Rain and the Thousands of Small Worms that Follow

What are those small worms that appear in the thousands after it rains? The worms are about an inch long, they smell, and they prevent me from walking where I need to go, so I how do I get rid of them? This is, paraphrased, the question of a frustrated reader, wondering why rain causes an army of small worms to appear on her driveway after it rains.

Let’s begin with what these worms might be. As most people who have walked outside after a rainstorm know, there are often tons of worms on the sidewalk, street, and driveway. Why does this occur? Since worms are susceptible to drying out, which inhibits their ability to breath, they normally come out of ground only at night (you know, when that massive, burning-hot orb isn’t out). That’s why we call earthworms “nightcrawlers.” However, when it rains during the day, worms can come out – often for mating purposes – because the ground is wet, and hence they are not as susceptible to desiccation. They are basically seizing a rare moment for daytime sex.

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So, it’s a widely observed phenomenon that worms come out of the ground when it rains, and there is a fairly straightforward reason for this occurring. But this may not address our reader’s question because, one, she emphasized that the worms are small (often an inch long or shorter), two, she said that they smell, and three, she said that this hasn’t occurred before.

Unfortunately, without more information, it’s really difficult to be sure what sort of worm or worm-like creature this reader is dealing with. The earthworms that come out after it rains are very often larger than an inch (indeed, they can be several inches long), and in our experience, the worms generally don’t carry any particular odor (although this is possible). In fact, it often smells very good after it rains for reasons that don’t concern us presently.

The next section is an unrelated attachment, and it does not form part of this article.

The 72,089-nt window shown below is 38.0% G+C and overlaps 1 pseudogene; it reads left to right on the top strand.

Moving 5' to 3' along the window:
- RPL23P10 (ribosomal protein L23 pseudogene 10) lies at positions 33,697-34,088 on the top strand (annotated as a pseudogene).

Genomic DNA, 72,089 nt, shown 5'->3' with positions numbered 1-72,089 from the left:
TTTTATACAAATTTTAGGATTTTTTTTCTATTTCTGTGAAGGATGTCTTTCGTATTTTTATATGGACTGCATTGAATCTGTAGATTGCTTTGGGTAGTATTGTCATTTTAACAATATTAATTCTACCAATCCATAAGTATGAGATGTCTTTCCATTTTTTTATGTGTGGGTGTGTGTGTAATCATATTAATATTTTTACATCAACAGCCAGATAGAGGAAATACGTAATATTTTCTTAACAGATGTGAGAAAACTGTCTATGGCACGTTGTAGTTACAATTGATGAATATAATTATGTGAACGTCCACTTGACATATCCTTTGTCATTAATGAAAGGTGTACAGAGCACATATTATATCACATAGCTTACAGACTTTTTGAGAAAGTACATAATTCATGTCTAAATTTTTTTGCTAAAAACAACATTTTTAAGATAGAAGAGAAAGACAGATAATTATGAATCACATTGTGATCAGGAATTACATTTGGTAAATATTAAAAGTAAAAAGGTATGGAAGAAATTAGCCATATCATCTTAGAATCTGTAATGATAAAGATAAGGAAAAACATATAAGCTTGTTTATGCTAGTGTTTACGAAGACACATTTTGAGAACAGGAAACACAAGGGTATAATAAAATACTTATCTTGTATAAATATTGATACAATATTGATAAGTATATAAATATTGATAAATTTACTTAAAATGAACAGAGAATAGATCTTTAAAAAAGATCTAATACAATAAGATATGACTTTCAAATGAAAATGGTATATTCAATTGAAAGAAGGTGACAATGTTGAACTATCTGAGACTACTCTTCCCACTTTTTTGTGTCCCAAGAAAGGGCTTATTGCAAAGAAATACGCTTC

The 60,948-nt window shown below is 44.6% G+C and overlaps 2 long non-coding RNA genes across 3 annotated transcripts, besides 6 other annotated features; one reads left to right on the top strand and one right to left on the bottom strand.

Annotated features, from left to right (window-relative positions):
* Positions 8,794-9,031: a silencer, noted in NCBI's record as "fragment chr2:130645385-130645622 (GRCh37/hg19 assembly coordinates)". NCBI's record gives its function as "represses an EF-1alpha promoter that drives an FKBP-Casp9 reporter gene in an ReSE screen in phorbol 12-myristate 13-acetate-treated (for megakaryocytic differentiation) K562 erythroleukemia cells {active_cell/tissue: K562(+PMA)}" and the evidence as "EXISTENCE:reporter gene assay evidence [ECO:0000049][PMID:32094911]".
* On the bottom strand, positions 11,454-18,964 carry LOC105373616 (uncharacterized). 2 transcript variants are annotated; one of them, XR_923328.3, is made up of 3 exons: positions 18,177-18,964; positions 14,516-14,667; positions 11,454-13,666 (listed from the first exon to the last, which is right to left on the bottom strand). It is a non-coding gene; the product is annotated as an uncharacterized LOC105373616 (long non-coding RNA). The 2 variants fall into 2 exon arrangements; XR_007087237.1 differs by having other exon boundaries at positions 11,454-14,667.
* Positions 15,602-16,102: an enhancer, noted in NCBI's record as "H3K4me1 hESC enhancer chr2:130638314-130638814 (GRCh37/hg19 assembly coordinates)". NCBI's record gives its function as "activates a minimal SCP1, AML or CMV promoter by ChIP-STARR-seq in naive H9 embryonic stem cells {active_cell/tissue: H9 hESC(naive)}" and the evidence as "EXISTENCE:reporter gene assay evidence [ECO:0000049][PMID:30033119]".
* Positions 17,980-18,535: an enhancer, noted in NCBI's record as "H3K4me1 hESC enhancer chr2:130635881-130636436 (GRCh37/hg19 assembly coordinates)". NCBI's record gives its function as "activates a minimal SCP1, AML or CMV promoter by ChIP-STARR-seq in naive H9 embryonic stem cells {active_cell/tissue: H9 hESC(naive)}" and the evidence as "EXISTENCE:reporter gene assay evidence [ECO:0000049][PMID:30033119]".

Of course, other types of worms can emerge from the ground after it rains – for example, you can often find potworms in your garden or compost after it rains – but it would be slightly strange to see these worms, let alone thousands of them, exclusively on your driveway after a rain storm.

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It’s also possible that our reader is dealing with a particularly large amount of millipedes or centipedes. People have reported these creatures coming out in droves before, and they can be quite a problem, especially if they migrate into your garage or house.

Finally, it’s entirely possible that what she is seeing aren’t worms at all – this particular reader doesn’t make mention of them moving, for example – and it could be that what she is seeing is the seed or other castings from a nearby tree, which would explain the unusual observation of them having a smell.


  1. Robin

    I am also having this problem and would agree with “thousands”. In particular they appear all over a very large area with pavers! When the sun comes out the, too, dry up like earthworms do. They are approximately 1″ and very very thin. When they dry up they are curled, like a C.nthey come into the garage and under door jams directly in contact with water. How do I get rid of them and/or the larvae?

  2. Steve m

    I have the same question, with a little more information. There aren’t thousands of worms. Just enough to notice. They look similar to earthworms, however they tend to be 2″ to 3″ long but less than 1/16″ in diameter. I see them on our porch after a rain and the cats have brought them in on their furn. Then they come off and you find them crawling all over the house. The are red or brown, just like an earthworm. Both ends appear to be more pointed than an earthworm Are they juvenile earthworms or some other kind of worm?

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